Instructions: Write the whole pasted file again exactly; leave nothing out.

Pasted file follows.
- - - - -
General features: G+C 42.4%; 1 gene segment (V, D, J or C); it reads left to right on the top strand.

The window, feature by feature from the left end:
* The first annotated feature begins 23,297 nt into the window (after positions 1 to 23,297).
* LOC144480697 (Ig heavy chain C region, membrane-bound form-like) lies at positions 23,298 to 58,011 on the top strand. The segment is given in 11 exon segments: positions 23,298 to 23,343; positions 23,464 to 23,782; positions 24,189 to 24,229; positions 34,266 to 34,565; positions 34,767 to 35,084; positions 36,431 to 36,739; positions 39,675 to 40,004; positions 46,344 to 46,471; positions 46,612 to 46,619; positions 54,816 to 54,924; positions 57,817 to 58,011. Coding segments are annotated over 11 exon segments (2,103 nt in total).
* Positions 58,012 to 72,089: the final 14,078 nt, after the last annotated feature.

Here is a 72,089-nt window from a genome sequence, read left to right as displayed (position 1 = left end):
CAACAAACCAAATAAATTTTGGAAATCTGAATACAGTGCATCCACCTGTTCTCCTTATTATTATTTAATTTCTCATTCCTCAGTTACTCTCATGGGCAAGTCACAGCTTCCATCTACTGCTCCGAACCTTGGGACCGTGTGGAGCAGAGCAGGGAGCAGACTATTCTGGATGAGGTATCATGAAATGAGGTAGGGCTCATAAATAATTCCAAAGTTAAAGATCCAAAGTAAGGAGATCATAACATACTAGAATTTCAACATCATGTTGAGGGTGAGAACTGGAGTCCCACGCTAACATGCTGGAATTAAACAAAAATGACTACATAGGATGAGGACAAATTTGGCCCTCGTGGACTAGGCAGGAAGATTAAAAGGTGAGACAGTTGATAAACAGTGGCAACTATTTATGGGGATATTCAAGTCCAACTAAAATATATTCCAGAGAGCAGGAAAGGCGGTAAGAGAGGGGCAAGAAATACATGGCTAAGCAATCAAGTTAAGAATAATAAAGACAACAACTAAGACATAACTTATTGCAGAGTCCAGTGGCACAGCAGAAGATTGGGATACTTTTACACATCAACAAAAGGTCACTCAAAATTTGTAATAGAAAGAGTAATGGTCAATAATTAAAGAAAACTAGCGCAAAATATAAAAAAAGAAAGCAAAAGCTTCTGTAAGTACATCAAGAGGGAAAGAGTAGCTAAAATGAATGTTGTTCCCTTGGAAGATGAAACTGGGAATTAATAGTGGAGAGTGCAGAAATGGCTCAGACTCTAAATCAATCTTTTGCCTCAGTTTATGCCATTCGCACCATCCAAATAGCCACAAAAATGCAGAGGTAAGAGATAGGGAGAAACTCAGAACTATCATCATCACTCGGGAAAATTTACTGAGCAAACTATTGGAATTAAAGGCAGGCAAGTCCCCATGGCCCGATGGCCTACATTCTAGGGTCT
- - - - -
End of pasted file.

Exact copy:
General features: G+C 42.4%; 1 gene segment (V, D, J or C); it reads left to right on the top strand.

The window, feature by feature from the left end:
* The first annotated feature begins 23,297 nt into the window (after positions 1 to 23,297).
* LOC144480697 (Ig heavy chain C region, membrane-bound form-like) lies at positions 23,298 to 58,011 on the top strand. The segment is given in 11 exon segments: positions 23,298 to 23,343; positions 23,464 to 23,782; positions 24,189 to 24,229; positions 34,266 to 34,565; positions 34,767 to 35,084; positions 36,431 to 36,739; positions 39,675 to 40,004; positions 46,344 to 46,471; positions 46,612 to 46,619; positions 54,816 to 54,924; positions 57,817 to 58,011. Coding segments are annotated over 11 exon segments (2,103 nt in total).
* Positions 58,012 to 72,089: the final 14,078 nt, after the last annotated feature.

Here is a 72,089-nt window from a genome sequence, read left to right as displayed (position 1 = left end):
CAACAAACCAAATAAATTTTGGAAATCTGAATACAGTGCATCCACCTGTTCTCCTTATTATTATTTAATTTCTCATTCCTCAGTTACTCTCATGGGCAAGTCACAGCTTCCATCTACTGCTCCGAACCTTGGGACCGTGTGGAGCAGAGCAGGGAGCAGACTATTCTGGATGAGGTATCATGAAATGAGGTAGGGCTCATAAATAATTCCAAAGTTAAAGATCCAAAGTAAGGAGATCATAACATACTAGAATTTCAACATCATGTTGAGGGTGAGAACTGGAGTCCCACGCTAACATGCTGGAATTAAACAAAAATGACTACATAGGATGAGGACAAATTTGGCCCTCGTGGACTAGGCAGGAAGATTAAAAGGTGAGACAGTTGATAAACAGTGGCAACTATTTATGGGGATATTCAAGTCCAACTAAAATATATTCCAGAGAGCAGGAAAGGCGGTAAGAGAGGGGCAAGAAATACATGGCTAAGCAATCAAGTTAAGAATAATAAAGACAACAACTAAGACATAACTTATTGCAGAGTCCAGTGGCACAGCAGAAGATTGGGATACTTTTACACATCAACAAAAGGTCACTCAAAATTTGTAATAGAAAGAGTAATGGTCAATAATTAAAGAAAACTAGCGCAAAATATAAAAAAAGAAAGCAAAAGCTTCTGTAAGTACATCAAGAGGGAAAGAGTAGCTAAAATGAATGTTGTTCCCTTGGAAGATGAAACTGGGAATTAATAGTGGAGAGTGCAGAAATGGCTCAGACTCTAAATCAATCTTTTGCCTCAGTTTATGCCATTCGCACCATCCAAATAGCCACAAAAATGCAGAGGTAAGAGATAGGGAGAAACTCAGAACTATCATCATCACTCGGGAAAATTTACTGAGCAAACTATTGGAATTAAAGGCAGGCAAGTCCCCATGGCCCGATGGCCTACATTCTAGGGTCT